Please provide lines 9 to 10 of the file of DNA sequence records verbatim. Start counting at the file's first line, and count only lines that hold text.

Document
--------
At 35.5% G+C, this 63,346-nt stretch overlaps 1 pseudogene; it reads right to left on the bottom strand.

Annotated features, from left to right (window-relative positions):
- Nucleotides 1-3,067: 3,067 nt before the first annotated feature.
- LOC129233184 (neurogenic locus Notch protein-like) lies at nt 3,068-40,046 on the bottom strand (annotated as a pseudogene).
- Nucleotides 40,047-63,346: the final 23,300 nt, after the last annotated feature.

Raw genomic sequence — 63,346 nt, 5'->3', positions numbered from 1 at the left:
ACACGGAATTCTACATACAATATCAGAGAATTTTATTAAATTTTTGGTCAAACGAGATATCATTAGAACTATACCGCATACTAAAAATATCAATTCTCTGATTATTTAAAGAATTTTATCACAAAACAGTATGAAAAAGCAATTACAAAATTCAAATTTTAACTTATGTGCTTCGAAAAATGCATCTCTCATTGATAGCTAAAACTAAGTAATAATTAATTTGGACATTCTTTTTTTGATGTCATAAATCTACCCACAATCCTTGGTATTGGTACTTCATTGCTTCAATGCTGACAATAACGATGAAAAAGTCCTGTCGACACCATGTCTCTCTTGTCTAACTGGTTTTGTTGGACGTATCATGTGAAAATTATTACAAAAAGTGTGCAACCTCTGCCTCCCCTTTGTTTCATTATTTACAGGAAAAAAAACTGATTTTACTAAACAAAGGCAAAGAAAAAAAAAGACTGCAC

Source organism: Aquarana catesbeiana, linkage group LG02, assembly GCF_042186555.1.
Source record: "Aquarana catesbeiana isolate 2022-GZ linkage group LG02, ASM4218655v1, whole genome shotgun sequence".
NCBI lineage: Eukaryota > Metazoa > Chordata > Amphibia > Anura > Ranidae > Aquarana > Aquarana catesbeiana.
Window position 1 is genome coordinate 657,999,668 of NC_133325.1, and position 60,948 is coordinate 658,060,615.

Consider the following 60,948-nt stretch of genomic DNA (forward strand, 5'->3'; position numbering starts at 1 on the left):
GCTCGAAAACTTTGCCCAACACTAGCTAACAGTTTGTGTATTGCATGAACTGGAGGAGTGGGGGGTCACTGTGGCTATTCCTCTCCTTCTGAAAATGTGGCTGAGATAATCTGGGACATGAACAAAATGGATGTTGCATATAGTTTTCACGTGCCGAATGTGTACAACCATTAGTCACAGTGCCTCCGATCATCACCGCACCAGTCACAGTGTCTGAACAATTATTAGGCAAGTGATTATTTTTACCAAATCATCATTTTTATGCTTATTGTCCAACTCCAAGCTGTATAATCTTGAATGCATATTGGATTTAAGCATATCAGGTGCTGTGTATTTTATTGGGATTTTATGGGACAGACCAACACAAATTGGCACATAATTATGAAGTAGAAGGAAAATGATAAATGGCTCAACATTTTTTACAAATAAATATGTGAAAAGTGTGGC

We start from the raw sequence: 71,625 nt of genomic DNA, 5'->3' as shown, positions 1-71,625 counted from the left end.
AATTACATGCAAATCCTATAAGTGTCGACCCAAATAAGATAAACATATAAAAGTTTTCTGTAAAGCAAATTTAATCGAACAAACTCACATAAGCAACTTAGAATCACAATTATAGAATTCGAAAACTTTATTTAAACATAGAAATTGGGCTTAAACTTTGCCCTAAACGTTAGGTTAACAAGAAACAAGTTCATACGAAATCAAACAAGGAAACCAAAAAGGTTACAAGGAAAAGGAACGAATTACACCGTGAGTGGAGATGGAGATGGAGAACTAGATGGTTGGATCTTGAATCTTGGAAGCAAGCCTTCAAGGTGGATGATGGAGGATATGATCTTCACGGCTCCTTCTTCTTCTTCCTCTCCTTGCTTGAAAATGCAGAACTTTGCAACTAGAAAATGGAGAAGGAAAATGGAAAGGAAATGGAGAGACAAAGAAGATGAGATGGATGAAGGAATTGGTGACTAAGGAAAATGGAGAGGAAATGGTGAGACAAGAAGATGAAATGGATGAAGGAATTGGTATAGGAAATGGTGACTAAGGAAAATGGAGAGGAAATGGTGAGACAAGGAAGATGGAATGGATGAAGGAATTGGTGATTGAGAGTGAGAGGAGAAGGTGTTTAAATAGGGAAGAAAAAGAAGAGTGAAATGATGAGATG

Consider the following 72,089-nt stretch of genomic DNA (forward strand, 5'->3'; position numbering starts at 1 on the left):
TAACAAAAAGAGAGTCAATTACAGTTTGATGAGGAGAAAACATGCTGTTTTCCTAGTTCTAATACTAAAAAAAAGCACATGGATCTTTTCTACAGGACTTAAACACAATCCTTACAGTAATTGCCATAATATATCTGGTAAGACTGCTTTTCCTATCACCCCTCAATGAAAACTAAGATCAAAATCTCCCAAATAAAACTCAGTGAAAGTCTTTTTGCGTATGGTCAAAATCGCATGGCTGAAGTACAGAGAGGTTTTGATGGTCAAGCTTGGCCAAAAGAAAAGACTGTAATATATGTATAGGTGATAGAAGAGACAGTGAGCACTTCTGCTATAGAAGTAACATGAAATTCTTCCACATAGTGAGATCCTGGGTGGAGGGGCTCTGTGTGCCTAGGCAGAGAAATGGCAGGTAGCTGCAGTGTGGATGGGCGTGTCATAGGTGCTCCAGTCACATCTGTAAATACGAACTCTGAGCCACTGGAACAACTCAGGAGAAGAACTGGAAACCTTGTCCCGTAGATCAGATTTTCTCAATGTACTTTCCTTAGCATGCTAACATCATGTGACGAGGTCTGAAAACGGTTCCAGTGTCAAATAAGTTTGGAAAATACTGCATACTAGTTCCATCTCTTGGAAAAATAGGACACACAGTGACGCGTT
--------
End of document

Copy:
Source record: "Aquarana catesbeiana isolate 2022-GZ linkage group LG02, ASM4218655v1, whole genome shotgun sequence".
NCBI lineage: Eukaryota > Metazoa > Chordata > Amphibia > Anura > Ranidae > Aquarana > Aquarana catesbeiana.